This is not the first time the Congressional Research Service has reported these results. In December 2011, Hungerford authored a CRS analysis which similarly found:

Capital gains and dividends were a larger share of total income in 2006 than in 1996 (especially for high-income taxpayers) and were more unequally distributed in 2006 than in 1996. Changes in capital gains and dividends were the largest contributor to the increase in the overall income inequality. Taxes were less progressive in 2006 than in 1996, and consequently, tax policy also contributed to the increase in income inequality between 1996 and 2006.

During those years, the effective total tax rate on the top 1 percent dropped from 30.3 to 24.2 percent. For the top 0.1 percent, the payout was even bigger, as their real rates plummeted from 32.7 to 24.8 percent.

Reviewing another study by Saez and co-author Thomas Pinketty of the Paris School of Economics, Ezra Klein explained the central role in low capital gains taxes in "how the ultra-rich are pulling away from the 'merely' rich." As Klein noted, "If you don't look at capital gains, the top 0.01 percent only captures 3.15 percent of income in the United States," adding "that's about a third smaller a share as when capital gains are included." All told, the top 10 percent account for almost half of total income in the United States, up from just over 30 percent in 1970.

Now, these levels of income inequality not seen since the Great Depression might be more tolerable if they produce faster economic growth and accelerated job creation. But as Jared Bernstein along with Troy Kravitz and Len Burman of the Urban Institute have shown, lower capitals gains tax rates (contrary to the claims of conservative mythmakers) don't fuel increased investment. And as these charts from the Center for American Progress show, GDP and job creation were much faster when upper-income tax rates were higher--even much higher. It should be no surprise that recent reports from CRS and the Congressional Budget Office (CBO) showed that low tax rates for the wealthy don't drive economic growth, but greater income inequality:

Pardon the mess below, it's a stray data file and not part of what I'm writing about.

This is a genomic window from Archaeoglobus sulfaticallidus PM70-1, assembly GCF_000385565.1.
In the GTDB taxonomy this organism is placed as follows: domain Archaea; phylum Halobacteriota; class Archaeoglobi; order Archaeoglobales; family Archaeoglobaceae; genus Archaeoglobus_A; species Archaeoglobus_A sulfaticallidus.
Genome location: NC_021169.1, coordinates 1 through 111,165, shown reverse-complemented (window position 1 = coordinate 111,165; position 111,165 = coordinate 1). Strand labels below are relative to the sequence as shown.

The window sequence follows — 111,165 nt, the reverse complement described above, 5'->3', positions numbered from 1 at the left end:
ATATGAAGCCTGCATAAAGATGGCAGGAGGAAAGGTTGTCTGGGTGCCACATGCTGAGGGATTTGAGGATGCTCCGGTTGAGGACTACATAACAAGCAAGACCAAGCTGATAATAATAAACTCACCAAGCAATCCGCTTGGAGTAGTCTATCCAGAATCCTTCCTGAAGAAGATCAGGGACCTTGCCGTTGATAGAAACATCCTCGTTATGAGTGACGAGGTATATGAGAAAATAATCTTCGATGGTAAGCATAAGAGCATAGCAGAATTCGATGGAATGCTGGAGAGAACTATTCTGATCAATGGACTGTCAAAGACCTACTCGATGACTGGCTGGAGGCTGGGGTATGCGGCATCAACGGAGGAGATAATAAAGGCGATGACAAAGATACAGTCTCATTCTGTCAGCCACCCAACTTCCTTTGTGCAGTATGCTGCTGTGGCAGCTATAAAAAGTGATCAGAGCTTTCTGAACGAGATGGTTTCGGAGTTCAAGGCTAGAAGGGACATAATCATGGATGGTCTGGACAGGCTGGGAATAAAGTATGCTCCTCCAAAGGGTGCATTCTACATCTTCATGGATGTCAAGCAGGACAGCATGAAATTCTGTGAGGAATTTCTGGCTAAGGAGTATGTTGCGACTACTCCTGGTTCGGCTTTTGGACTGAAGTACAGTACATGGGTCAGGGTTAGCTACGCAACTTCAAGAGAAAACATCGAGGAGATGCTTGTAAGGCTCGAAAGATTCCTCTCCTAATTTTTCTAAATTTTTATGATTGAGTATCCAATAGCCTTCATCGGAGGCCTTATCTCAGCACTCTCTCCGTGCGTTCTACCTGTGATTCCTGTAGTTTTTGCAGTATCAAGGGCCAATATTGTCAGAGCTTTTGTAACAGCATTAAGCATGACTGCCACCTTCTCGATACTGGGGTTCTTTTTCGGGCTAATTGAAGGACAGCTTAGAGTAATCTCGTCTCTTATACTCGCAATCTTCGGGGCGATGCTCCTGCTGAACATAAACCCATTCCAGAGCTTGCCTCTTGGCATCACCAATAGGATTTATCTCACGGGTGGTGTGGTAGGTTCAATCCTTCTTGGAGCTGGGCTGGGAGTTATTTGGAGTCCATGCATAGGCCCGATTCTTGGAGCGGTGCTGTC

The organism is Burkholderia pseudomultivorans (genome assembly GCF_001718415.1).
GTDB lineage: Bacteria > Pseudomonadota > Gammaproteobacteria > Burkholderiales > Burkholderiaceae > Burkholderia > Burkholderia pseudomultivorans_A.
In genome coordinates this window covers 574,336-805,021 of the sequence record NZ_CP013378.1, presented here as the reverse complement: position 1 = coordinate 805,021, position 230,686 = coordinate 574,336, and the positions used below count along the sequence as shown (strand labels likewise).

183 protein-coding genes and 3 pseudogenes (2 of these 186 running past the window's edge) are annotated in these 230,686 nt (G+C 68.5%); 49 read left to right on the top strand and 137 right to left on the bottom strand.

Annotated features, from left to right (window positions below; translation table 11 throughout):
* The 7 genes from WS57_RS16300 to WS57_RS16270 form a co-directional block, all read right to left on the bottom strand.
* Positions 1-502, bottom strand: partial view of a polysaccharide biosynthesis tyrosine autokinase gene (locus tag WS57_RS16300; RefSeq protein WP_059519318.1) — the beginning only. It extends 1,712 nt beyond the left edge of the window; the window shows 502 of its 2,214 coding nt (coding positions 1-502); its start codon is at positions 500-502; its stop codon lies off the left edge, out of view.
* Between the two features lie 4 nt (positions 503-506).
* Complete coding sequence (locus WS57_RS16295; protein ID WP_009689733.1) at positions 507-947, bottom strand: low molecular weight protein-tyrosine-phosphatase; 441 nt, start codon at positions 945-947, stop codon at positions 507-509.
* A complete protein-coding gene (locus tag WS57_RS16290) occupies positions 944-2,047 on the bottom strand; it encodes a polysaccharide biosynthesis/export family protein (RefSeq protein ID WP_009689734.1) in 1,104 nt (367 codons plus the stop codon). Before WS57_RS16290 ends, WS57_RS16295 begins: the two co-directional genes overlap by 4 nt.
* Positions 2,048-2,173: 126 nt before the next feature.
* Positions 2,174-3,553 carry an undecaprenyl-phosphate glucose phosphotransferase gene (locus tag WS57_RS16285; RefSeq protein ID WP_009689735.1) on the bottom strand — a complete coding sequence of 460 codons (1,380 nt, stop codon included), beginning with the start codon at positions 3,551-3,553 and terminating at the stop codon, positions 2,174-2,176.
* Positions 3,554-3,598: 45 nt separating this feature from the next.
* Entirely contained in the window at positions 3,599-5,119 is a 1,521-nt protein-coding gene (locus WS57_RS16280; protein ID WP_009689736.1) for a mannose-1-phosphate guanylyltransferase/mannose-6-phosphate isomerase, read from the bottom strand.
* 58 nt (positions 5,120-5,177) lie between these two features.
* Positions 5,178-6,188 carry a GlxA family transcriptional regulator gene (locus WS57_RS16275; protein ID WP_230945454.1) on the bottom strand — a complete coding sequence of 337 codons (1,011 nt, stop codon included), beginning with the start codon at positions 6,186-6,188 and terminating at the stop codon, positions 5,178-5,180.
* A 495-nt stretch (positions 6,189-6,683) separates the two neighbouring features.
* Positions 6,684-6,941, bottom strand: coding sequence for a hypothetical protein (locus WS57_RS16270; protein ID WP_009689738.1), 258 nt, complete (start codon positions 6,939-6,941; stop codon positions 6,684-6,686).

There is not conclusive evidence, however, to substantiate a clear relationship between the 65-year steady reduction in the top tax rates and economic growth. Analysis of such data suggests the reduction in the top tax rates have had little association with saving, investment, or productivity growth.

However, the top tax rate reductions appear to be associated with the increasing concentration of income at the top of the income distribution. The share of income accruing to the top 0.1% of U.S. families increased from 4.2% in 1945 to 12.3% by 2007 before falling to 9.2% due to the 2007-2009 recession. The evidence does not suggest necessarily a relationship between tax policy with regard to the top tax rates and the size of the economic pie, but there may be a relationship to how the economic pie is sliced.

With the fiscal cliff agreement signed by President Obama at the start of this year, capital gains and dividend tax rates were increased from 15 to 20 percent for households earning over $450,000. But as the American people contemplate the Republicans' refusal to countenance even another dime in new revenue from the well-to-do, they would do well to keep in mind how federal tax policy is helping give the wealthy few a bigger and bigger slice of that economic pie.

(This piece also appears at Perrspectives.)